Contemporary Art and Cuba

By Giulia Damiani.

1963. Energy, change and engrossing rhythm in Havana. This together with the bouncy cheerfulness of music were the raw materials for Agnès Varda’s documentary Salut Les Cubains recording her journey through Cuba that year. For this photomontage the French director pieced together 1500 stills which celebrated life on the island after the revolution of Fidel Castro. In the most promising moments of the film, Cubans smile while Varda makes them dance and sing. In another poignant segment Cuba’s first female director Sara Gómez is captured cutting up material shortly before her death. All in all, Salut Les Cubains projects an image of the country that is still up to date: the cliché of a bubbly population that is such despite a contradictory history; one which is both exotic and obscure for Westerners’ understanding.

But what would a portrait of Cuba look like today? Is the current rapprochement between the Caribbean island and the United States generating a newly flourishing community? In this case an almost satisfying response can be found in the enthralling relations between art and politics from Cuba.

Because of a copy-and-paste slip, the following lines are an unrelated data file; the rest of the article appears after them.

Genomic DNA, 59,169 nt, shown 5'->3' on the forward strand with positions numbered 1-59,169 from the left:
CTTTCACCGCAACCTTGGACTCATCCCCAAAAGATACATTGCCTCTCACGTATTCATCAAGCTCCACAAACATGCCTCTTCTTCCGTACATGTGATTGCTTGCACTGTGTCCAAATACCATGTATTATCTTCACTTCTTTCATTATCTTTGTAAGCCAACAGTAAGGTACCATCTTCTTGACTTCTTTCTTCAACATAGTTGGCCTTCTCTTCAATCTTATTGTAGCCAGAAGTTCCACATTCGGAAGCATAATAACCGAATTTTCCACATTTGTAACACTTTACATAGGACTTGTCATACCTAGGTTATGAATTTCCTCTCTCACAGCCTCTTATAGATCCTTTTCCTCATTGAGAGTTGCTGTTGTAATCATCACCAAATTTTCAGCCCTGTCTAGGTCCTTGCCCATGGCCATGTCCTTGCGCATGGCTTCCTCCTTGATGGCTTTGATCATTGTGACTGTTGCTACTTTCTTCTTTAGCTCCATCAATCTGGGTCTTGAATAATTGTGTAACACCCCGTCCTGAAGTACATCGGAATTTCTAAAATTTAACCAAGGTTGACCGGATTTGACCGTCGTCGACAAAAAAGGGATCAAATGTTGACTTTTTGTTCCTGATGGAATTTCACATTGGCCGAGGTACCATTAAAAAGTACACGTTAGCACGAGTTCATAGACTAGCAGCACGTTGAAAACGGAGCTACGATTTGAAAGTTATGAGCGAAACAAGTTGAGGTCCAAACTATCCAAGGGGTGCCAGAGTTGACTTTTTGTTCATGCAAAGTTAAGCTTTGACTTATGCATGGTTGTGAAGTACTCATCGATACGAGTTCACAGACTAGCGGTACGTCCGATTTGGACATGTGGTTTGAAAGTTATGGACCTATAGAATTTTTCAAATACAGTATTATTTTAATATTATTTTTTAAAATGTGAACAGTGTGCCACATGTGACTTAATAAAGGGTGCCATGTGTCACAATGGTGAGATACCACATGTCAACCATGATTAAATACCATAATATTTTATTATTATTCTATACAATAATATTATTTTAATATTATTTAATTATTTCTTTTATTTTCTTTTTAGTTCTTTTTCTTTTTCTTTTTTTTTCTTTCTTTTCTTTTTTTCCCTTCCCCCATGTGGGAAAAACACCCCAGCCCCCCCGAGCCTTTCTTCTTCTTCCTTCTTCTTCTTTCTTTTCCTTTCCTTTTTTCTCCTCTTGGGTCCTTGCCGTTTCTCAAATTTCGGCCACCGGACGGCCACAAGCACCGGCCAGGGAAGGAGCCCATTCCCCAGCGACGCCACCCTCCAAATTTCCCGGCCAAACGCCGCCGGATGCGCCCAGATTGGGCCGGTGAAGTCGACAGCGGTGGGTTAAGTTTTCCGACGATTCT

An impression of the country at present should keep Varda’s photomontage style and extend this fragmentary quality to its content. Recent celebrated publications such as the book Dangerous Moves: Performances and Politics in Cuba by the interdisciplinary intellectual Coco Fusco have shed light on the ongoing influence of state policies on artists’ practice and vice versa.





(The image in this post is film still from Agnès Varda’s film Salut Les Cubains 1963)